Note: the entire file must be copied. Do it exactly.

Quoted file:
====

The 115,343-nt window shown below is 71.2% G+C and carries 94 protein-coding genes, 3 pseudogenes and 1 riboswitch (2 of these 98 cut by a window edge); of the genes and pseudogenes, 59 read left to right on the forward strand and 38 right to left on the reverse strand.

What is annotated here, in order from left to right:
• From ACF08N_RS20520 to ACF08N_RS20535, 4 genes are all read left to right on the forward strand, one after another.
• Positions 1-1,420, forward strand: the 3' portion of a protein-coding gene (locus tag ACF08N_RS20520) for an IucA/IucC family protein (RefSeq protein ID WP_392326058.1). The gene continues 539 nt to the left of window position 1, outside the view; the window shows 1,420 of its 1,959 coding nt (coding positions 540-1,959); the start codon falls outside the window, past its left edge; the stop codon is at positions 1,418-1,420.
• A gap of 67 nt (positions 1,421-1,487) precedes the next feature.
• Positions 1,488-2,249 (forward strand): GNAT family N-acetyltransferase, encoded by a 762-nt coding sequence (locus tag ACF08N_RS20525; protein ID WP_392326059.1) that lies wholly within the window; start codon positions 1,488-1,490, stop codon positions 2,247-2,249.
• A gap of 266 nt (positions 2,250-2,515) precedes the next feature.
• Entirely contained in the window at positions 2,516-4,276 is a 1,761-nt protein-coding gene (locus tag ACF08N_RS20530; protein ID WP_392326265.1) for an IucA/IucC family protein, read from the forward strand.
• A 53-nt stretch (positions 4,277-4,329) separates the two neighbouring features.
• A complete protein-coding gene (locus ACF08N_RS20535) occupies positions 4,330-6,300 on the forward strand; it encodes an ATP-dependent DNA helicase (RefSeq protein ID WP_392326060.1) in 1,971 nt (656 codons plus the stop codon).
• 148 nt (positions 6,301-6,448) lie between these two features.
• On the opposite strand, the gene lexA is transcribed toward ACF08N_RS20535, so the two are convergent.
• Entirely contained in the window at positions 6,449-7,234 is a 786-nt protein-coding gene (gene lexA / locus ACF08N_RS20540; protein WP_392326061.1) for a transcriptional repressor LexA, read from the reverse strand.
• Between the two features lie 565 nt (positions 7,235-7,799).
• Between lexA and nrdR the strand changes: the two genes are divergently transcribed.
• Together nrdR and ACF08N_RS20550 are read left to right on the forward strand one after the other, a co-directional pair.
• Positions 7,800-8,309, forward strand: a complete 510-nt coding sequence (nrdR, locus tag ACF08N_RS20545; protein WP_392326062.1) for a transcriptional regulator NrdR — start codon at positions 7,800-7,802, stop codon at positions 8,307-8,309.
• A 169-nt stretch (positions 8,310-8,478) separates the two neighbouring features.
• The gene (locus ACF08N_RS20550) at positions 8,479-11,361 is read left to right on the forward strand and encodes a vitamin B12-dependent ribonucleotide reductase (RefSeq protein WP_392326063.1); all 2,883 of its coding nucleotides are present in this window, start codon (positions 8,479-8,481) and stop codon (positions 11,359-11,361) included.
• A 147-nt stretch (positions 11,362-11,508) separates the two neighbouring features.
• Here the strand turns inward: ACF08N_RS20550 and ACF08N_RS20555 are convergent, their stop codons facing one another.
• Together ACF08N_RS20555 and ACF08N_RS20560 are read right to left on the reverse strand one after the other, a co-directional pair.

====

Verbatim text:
The 115,343-nt window shown below is 71.2% G+C and carries 94 protein-coding genes, 3 pseudogenes and 1 riboswitch (2 of these 98 cut by a window edge); of the genes and pseudogenes, 59 read left to right on the forward strand and 38 right to left on the reverse strand.

What is annotated here, in order from left to right:
• From ACF08N_RS20520 to ACF08N_RS20535, 4 genes are all read left to right on the forward strand, one after another.
• Positions 1-1,420, forward strand: the 3' portion of a protein-coding gene (locus tag ACF08N_RS20520) for an IucA/IucC family protein (RefSeq protein ID WP_392326058.1). The gene continues 539 nt to the left of window position 1, outside the view; the window shows 1,420 of its 1,959 coding nt (coding positions 540-1,959); the start codon falls outside the window, past its left edge; the stop codon is at positions 1,418-1,420.
• A gap of 67 nt (positions 1,421-1,487) precedes the next feature.
• Positions 1,488-2,249 (forward strand): GNAT family N-acetyltransferase, encoded by a 762-nt coding sequence (locus tag ACF08N_RS20525; protein ID WP_392326059.1) that lies wholly within the window; start codon positions 1,488-1,490, stop codon positions 2,247-2,249.
• A gap of 266 nt (positions 2,250-2,515) precedes the next feature.
• Entirely contained in the window at positions 2,516-4,276 is a 1,761-nt protein-coding gene (locus tag ACF08N_RS20530; protein ID WP_392326265.1) for an IucA/IucC family protein, read from the forward strand.
• A 53-nt stretch (positions 4,277-4,329) separates the two neighbouring features.
• A complete protein-coding gene (locus ACF08N_RS20535) occupies positions 4,330-6,300 on the forward strand; it encodes an ATP-dependent DNA helicase (RefSeq protein ID WP_392326060.1) in 1,971 nt (656 codons plus the stop codon).
• 148 nt (positions 6,301-6,448) lie between these two features.
• On the opposite strand, the gene lexA is transcribed toward ACF08N_RS20535, so the two are convergent.
• Entirely contained in the window at positions 6,449-7,234 is a 786-nt protein-coding gene (gene lexA / locus ACF08N_RS20540; protein WP_392326061.1) for a transcriptional repressor LexA, read from the reverse strand.
• Between the two features lie 565 nt (positions 7,235-7,799).
• Between lexA and nrdR the strand changes: the two genes are divergently transcribed.
• Together nrdR and ACF08N_RS20550 are read left to right on the forward strand one after the other, a co-directional pair.
• Positions 7,800-8,309, forward strand: a complete 510-nt coding sequence (nrdR, locus tag ACF08N_RS20545; protein WP_392326062.1) for a transcriptional regulator NrdR — start codon at positions 7,800-7,802, stop codon at positions 8,307-8,309.
• A 169-nt stretch (positions 8,310-8,478) separates the two neighbouring features.
• The gene (locus ACF08N_RS20550) at positions 8,479-11,361 is read left to right on the forward strand and encodes a vitamin B12-dependent ribonucleotide reductase (RefSeq protein WP_392326063.1); all 2,883 of its coding nucleotides are present in this window, start codon (positions 8,479-8,481) and stop codon (positions 11,359-11,361) included.
• A 147-nt stretch (positions 11,362-11,508) separates the two neighbouring features.
• Here the strand turns inward: ACF08N_RS20550 and ACF08N_RS20555 are convergent, their stop codons facing one another.
• Together ACF08N_RS20555 and ACF08N_RS20560 are read right to left on the reverse strand one after the other, a co-directional pair.